Having watched Night Of The Comet, I found myself wondering what to watch next for It’s All Connected 2020. Unlike with everything else going back to Return Of Swamp Thing, I didn’t have an instant path I wanted to follow. And then I started going through the excellent Mary Woronov’s filmography and a somewhat new old favorite jumped out at me: TerrorVision!
As soon as I decided to watch my previous entry, Chopping Mall, I instantly knew that I would follow it up with Night Of The Comet, also starring the fantastic Kelli Maroney. Back when I worked at Wizard, a bunch of us would get together for movie nights. For one of them — dubbed Night Of The Living Nights — we watched Night Of The Comet, Night Of The Creeps and Nightbreed, all of which were firsts for me! I’ve seen all three again since then with mixed results. Creeps just is not for me (Atkins’ cartoon detective character is a real bummer) and I just saw the director’s cut of Nightbreed just last year. Now it’s time to talk Comet!
After liking Jim Wynorski’s The Return Of Swamp Thing, one film jumped out to me in his filmography: Chopping Mall! It is befuddling to me that I have yet to write about this film on here, though Mr. Dastardly and I did cover it on our short-lived double feature podcast. It’s an easy favorite from this era that I discovered well after the fact. I’m not sure how hard it is to get your hands on the Lionsgate Vestron Blu-ray, but I recommend it!
A few weekends back we found ourselves in the enviable position of experiencing a light snowfall without much else to do so we decided to scroll through our On Demand options for a family movie. As it turns out we have free Showtime for a bit and The Rocketeer was on there, so we decided to give it a watch.
I don’t remember if I saw this movie in the theaters when it came out, but we did subscribe to Disney Channel back then (long before it was free) so I remember seeing a lot about it and probably caught it on TV.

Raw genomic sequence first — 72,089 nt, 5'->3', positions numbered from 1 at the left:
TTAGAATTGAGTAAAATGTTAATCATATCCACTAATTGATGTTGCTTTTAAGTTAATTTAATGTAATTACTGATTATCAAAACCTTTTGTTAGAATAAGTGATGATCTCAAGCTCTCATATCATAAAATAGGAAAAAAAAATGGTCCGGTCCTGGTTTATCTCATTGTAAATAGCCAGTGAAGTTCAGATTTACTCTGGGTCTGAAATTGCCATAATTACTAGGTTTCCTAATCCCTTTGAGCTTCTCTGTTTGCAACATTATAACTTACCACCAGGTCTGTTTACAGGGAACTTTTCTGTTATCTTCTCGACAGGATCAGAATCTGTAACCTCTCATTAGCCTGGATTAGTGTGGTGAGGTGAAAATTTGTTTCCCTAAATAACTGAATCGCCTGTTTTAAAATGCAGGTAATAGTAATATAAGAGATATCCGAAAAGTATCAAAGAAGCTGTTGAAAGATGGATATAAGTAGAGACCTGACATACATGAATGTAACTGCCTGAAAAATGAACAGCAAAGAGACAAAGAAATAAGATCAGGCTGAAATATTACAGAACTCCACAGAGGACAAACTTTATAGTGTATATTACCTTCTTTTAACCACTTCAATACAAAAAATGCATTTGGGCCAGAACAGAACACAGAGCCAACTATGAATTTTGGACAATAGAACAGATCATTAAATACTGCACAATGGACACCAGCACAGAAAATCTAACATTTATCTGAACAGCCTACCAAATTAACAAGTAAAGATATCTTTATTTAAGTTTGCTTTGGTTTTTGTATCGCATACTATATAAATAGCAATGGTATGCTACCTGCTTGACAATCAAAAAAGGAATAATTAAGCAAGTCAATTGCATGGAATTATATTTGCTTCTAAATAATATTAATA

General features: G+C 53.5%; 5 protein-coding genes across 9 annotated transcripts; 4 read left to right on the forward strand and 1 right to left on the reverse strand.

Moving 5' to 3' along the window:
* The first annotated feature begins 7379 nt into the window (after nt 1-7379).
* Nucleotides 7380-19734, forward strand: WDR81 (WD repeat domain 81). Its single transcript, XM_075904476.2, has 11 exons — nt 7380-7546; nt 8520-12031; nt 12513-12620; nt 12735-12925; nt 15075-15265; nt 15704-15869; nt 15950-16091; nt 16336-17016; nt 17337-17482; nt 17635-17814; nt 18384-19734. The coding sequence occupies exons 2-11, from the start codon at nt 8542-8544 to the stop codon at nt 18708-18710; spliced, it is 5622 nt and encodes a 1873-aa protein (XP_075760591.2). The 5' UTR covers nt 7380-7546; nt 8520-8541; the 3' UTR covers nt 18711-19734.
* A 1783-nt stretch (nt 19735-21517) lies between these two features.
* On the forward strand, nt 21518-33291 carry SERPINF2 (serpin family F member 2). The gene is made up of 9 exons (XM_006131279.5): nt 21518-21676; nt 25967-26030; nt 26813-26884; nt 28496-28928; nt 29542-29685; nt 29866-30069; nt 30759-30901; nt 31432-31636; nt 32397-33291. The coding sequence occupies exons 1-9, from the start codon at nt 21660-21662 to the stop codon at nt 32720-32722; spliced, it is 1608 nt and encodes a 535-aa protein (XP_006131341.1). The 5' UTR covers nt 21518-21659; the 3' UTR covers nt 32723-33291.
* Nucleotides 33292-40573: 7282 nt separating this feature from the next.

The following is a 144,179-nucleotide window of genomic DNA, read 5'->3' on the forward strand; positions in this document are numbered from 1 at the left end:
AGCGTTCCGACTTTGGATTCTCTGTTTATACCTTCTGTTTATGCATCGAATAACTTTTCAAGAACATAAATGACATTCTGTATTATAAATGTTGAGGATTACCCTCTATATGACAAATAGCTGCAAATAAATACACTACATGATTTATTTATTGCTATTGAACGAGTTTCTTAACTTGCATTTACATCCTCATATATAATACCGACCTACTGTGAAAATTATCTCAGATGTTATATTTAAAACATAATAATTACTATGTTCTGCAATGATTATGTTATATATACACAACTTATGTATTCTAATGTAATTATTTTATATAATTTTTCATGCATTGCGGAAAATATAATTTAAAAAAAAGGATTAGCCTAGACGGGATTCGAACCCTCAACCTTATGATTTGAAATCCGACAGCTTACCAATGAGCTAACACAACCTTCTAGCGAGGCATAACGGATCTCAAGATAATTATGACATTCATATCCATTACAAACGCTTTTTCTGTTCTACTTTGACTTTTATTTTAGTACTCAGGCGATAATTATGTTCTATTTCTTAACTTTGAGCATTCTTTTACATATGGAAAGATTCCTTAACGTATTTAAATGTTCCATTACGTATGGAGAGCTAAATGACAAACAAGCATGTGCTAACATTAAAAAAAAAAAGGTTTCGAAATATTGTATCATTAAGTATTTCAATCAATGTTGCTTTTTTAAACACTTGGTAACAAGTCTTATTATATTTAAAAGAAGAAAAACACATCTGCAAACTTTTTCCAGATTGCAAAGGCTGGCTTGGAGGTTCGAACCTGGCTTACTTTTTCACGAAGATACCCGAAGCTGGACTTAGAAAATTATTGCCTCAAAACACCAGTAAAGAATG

Set in 1938, it’s about a stunt pilot named Cliff who discovers a rocket pack in his plane, designs a costume and helmet and fights bad guys including local mobsters (lead by Pau Sorvino) and movie star Neville Sinclair (Timothy Dalton) all while trying to keep things going with his girlfriend Jenny (Jennifer Connelley).
Directed by Joe Johnston who went on to eventually helm Captain America: The First Avenger, the movie not only works as an action-packed superhero film, but also a fun period piece that references a number of classic actors, actresses and other historical figures from the era (including Lost star Terry O’Quinn as Howard Hughes!). Add to that that real-life elements like potential Hollywood stars working with the Nazis and mobsters refusing to do the same and you have a great film that holds up really well aside from a few clunky special effects scenes here and there.
As a kid, I had no idea who the Rocketeer was before the film hit, but now I know that it was an indie comic book created by Dave Stevens in the 80s during that boom. However, I never got around to reading the actual comics until last year when I got my hands on the IDW-published reprint of Stevens’ entire run, though I was more interested in the pictures. You really don’t need to read the words because the art is just so crisp, clear and expressive. Plus, the colors in that book are just amazing. I don’t know how they compare to the original, but imagine they’re much better given IDW’s reputation for doing super high quality reprints and today’s far better printing techniques.
While scrolling through the options to get to The Rocketeer, I also saw Dick Tracy as an option. I LOVED this movie as a kid and realized that, given the obvious similarities, it would make for an excellent double feature mate with Rocketeer.
Based on the classic comic strip created by Chester Gould in the 1930s, Dick Tracy was directed by and starred Warren Beatty as the yellow-clad copper. He’s joined by Charlie Kormo’s The Kid, Madonna’s Breathless Mahoney, Al Pacino’s Big Boy and a variety of others as Tracy attempts to bring the mob boss down while keeping his relationship with Tess Trueheart (Glenne Headly) together and figuring out what to do with his new ward.
The beauty of this movie is that Beatty went full boat when it came to recreating the look and feel of the comic strips on the big screen. The suits and cars are all wildly colorful, matte paintings give the world an ethereal feel and the bag guy make-up brings characters like Little Face, Flat Top and Pruneface fully to life. Add in the idea of a kid trying to constantly get in on grown-up cop action, the pseudo love triangle with Breathless and the mystery of No Face and you’ve got a super fun and compelling movie that doesn’t get enough kudos from the comic-loving crowd.